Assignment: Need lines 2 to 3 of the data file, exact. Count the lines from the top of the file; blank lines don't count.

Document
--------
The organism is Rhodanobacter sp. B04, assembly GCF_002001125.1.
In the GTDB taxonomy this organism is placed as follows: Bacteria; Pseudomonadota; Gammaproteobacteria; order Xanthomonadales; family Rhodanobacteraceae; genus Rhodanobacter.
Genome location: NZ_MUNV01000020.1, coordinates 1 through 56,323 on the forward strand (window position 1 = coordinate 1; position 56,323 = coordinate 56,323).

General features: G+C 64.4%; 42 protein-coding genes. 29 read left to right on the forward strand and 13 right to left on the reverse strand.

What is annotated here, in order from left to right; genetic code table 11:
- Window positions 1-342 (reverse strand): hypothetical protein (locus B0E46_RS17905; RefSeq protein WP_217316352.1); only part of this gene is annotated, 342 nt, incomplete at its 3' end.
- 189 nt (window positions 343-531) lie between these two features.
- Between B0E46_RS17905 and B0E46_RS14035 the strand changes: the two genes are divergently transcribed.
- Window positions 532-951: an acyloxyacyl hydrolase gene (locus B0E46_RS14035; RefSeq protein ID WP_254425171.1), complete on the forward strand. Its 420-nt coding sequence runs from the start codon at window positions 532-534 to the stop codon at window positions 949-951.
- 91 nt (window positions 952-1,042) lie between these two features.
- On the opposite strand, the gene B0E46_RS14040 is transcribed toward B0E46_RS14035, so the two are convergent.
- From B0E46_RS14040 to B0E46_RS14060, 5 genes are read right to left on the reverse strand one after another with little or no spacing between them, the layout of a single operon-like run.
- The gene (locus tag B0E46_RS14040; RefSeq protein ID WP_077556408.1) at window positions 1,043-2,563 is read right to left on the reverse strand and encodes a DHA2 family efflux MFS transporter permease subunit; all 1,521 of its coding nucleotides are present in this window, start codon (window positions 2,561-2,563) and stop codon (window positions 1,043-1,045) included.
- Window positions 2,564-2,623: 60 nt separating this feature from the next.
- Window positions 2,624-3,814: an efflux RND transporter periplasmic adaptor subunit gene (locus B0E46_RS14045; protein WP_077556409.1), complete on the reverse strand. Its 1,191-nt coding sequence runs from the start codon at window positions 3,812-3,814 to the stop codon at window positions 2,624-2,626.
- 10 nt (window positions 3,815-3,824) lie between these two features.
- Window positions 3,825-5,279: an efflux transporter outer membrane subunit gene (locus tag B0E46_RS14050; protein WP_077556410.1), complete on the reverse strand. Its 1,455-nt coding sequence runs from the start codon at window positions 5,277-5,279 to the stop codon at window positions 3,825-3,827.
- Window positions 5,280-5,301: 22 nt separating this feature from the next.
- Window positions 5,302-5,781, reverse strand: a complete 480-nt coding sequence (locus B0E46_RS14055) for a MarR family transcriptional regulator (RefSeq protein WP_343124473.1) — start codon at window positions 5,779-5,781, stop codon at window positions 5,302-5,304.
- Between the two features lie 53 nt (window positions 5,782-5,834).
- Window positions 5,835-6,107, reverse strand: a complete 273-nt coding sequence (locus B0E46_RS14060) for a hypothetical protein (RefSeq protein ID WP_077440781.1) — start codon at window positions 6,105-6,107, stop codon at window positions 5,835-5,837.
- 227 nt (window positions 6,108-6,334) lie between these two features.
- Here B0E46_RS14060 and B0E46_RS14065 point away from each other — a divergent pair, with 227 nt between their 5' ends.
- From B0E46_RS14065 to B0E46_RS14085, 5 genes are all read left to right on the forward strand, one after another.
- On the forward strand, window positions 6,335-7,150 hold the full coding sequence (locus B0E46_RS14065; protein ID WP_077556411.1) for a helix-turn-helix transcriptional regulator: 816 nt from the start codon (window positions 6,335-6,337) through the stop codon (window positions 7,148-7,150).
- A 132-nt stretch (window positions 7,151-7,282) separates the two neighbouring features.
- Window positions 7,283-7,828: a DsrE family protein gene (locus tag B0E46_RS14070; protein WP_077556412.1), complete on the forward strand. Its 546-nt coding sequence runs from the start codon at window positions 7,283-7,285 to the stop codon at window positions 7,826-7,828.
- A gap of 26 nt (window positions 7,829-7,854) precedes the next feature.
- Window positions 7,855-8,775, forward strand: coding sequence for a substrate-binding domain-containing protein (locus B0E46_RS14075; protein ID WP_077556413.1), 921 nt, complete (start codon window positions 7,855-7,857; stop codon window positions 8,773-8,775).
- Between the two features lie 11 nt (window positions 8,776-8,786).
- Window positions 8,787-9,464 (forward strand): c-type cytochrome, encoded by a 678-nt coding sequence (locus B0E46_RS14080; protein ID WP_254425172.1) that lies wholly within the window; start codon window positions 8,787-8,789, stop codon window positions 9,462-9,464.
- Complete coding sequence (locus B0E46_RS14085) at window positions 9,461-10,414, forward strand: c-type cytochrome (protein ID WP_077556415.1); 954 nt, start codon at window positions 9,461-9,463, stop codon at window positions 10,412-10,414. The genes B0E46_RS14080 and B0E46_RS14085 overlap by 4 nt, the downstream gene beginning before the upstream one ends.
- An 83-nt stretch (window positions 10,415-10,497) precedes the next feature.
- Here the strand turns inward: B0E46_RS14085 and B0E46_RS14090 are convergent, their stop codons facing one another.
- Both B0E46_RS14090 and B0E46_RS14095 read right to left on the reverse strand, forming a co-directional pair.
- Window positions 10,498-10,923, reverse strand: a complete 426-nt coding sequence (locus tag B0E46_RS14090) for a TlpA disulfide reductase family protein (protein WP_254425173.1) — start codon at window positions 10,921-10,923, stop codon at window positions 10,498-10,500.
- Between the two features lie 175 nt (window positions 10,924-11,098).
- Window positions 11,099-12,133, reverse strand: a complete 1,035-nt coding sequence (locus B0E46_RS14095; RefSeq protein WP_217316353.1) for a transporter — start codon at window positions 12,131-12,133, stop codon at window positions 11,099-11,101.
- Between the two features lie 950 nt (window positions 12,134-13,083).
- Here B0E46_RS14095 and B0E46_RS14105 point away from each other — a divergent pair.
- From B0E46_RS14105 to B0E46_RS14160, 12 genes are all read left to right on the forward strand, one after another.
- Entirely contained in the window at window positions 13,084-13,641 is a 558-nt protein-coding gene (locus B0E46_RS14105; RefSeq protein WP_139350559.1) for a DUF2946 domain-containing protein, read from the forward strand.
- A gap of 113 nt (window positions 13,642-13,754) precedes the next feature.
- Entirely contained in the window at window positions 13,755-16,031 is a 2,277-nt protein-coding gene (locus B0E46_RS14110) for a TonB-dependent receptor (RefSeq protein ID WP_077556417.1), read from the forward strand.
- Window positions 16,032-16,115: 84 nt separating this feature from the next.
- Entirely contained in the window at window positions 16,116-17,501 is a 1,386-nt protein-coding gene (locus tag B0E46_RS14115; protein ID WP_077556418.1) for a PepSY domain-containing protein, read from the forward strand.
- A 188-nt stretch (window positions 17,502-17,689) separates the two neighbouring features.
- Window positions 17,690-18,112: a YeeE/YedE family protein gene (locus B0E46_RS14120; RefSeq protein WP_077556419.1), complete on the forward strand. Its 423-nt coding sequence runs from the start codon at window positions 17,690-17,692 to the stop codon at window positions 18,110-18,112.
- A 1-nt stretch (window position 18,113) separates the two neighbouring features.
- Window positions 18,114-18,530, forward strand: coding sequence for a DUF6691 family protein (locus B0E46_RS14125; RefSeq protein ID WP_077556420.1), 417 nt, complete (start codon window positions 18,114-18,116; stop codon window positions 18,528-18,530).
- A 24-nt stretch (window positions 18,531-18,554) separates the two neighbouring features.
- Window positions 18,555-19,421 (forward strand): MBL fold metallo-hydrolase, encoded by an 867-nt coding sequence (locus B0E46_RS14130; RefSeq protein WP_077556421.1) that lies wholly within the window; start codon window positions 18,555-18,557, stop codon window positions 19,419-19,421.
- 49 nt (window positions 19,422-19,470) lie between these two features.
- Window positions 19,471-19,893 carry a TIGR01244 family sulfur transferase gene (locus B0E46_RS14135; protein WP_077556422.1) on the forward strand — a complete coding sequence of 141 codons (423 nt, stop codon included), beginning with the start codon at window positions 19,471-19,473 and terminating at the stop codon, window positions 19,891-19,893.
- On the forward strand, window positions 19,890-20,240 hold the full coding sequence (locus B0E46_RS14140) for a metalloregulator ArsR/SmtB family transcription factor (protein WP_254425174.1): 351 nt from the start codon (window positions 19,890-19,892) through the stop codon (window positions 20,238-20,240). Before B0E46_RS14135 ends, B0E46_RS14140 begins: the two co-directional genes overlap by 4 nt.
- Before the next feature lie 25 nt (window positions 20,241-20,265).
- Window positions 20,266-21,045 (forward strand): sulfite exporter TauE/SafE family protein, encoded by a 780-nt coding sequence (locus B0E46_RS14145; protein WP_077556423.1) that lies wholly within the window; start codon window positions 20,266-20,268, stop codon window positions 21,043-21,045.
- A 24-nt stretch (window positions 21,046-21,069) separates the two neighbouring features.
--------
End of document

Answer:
In the GTDB taxonomy this organism is placed as follows: Bacteria; Pseudomonadota; Gammaproteobacteria; order Xanthomonadales; family Rhodanobacteraceae; genus Rhodanobacter.
Genome location: NZ_MUNV01000020.1, coordinates 1 through 56,323 on the forward strand (window position 1 = coordinate 1; position 56,323 = coordinate 56,323).